The writers come up with the majority of the article ideas. So far, PETA Prime has been well received. We have received a lot of great feedback, and the community continues to grow every day.
Rita: What's the Vegetarian Starter Kit? How does it help people switch to a vegetarian diet?
Vegvet Karen: PETA’s Vegetarian Starter Kit is a free resource that you can order online and have it sent to your home. It’s a 20-plus-page booklet that’s full of facts about the benefits of a vegetarian diet along with tips about getting started. It has great recipes for everything from Shepherd’s Pie to Chocolate Mousse.

It also has some quotes from famous vegetarians and vegetarian celebrities, and a guide to some great vegetarian products that are now available including soy milks, veggie burgers, and vegan ice cream. I can tell you, having been vegan for a while, that vegan ice cream has come a long way. Even my non-vegan friends enjoy eating the yummy flavors and brands that are available now.

Rita: Is there anything else we should know about PETA Prime?

Karen: First, I’m so thankful for the opportunity to do this interview with your site – The Survive and Thrive Boomer Guide. I remember stumbling across your site and immediately getting excited because of all the great tips you provide boomers on living happier, healthier lives. I think we have a lot in common!

At PETA Prime, we want people to really celebrate all the ways that they can make big differences in their lives, and the lives of animals, by making simple, every day choices in a compassionate and caring way. I expect to see many boomers doing many great things for many years to come, and I hope that PETA Prime can be part of the change they bring about.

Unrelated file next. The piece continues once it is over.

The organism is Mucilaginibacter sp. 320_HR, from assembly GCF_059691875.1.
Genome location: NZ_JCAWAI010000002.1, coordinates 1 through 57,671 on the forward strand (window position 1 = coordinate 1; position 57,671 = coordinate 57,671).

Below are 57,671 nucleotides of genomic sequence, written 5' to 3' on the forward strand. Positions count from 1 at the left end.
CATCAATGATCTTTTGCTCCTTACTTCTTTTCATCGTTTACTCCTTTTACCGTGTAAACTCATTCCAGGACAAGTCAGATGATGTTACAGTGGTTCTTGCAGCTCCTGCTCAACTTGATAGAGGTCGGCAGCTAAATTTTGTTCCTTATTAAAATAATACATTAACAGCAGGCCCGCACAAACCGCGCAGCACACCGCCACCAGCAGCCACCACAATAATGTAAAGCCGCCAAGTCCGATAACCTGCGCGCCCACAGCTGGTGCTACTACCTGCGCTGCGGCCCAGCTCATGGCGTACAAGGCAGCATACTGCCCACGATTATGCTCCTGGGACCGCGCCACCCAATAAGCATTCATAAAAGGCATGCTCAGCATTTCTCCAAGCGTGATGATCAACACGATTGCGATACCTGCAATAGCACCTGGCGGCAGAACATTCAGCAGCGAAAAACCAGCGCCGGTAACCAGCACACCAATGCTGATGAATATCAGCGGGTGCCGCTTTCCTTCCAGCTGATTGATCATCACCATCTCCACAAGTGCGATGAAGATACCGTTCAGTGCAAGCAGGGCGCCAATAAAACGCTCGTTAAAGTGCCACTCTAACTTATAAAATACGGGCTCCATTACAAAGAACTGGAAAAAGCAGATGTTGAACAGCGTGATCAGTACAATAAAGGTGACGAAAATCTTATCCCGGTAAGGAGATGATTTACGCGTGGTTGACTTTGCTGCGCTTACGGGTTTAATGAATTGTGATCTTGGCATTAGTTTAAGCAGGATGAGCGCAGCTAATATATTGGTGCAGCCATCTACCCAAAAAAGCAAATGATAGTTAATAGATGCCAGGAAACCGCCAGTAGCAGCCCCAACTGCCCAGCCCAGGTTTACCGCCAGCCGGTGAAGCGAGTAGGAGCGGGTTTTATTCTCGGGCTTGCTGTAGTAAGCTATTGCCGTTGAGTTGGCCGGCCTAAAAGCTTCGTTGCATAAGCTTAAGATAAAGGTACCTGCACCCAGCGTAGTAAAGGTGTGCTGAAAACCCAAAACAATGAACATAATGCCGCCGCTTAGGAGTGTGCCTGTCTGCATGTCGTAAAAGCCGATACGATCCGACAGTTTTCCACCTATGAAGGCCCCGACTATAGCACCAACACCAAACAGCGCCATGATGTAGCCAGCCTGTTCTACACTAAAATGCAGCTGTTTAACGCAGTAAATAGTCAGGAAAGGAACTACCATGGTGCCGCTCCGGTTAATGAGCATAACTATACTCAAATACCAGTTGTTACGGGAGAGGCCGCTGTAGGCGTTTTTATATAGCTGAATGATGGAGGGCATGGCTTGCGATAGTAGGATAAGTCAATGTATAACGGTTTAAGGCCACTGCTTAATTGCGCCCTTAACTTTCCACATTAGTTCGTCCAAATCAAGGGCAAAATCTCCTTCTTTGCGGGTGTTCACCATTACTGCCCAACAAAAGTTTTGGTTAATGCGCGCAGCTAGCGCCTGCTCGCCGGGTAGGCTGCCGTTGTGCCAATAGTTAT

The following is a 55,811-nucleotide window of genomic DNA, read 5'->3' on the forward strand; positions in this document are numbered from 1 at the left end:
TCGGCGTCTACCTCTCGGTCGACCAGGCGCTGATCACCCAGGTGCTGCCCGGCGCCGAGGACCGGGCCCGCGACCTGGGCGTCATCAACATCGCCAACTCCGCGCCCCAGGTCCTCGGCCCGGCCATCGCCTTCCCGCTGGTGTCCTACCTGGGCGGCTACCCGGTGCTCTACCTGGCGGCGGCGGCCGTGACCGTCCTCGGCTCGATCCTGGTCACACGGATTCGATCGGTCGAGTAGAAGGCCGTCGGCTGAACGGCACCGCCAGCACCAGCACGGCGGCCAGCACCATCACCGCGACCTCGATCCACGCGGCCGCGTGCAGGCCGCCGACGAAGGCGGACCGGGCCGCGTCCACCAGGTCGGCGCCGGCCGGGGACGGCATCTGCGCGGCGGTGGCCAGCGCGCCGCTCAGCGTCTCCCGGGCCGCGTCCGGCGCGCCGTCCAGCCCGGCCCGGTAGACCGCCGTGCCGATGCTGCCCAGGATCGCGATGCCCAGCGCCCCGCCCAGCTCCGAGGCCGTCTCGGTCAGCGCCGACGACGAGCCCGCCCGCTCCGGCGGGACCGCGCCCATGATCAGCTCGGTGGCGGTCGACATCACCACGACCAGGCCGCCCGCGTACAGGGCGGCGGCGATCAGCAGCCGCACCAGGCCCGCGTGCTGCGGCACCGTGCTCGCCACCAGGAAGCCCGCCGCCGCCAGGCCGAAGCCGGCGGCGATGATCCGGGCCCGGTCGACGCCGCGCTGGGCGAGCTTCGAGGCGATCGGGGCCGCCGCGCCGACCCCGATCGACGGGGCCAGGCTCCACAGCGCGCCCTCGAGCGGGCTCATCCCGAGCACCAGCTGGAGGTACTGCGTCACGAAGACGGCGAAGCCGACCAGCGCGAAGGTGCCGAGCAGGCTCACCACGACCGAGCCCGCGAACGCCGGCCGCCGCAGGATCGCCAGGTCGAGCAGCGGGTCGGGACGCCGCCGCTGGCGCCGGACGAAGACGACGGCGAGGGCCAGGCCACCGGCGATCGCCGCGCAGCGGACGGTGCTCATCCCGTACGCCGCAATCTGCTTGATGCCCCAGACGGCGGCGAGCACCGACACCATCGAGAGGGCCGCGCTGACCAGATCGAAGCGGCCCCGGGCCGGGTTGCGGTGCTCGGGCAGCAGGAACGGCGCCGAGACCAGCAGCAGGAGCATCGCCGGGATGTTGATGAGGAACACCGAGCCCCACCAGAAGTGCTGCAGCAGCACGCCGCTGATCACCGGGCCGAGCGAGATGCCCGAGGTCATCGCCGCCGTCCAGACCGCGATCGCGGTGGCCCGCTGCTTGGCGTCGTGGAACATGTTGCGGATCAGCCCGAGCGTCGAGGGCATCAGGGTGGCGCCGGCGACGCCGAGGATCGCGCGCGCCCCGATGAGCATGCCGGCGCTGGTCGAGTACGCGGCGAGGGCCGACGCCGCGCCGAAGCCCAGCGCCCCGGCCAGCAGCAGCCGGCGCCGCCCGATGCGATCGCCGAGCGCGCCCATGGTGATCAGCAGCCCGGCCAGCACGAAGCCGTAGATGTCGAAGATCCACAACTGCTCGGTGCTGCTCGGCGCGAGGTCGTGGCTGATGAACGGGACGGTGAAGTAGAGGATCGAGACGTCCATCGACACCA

Rita: Thank you for the interview. It's been helpful to learn more about vegetarianism. I'll be ordering a Vegetarian Starter Kit.

Copyright 2009, Rita R. Robison, Consumer Specialist


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Paul Seymour

Just discovered your site. Very exciting. I'm a Boomer, Vegetarian, Musician and a Bloody Good Cook (not literally of course). Thought you might like to know:
Recently my music video 'Maybe J.C. Was a Vegetarian' hit YouTube and has caused a lot of excitement: Vegan author Judy Carmen is using the clip as part of her US seminars, 'Meat-Free Radio' in Washington/New York is playing my album and will interview me by Skype next week, Vegan TV station 'Supreme Master TV' will air the clip and an interview very soon and Vegetarian Living Magazine (here in New Zealand) is doing an article on me.
My music appeals to all ages but the lyrics particularly to Boomers (in fact one of the album songs is called 'Baby Boomers'). There's heaps of vego stuff, music samples, articles and pics on my website:
My YouTube Channel is:


Hi Paul,

Thanks for your comment. It's great you are putting vegetarianism into music.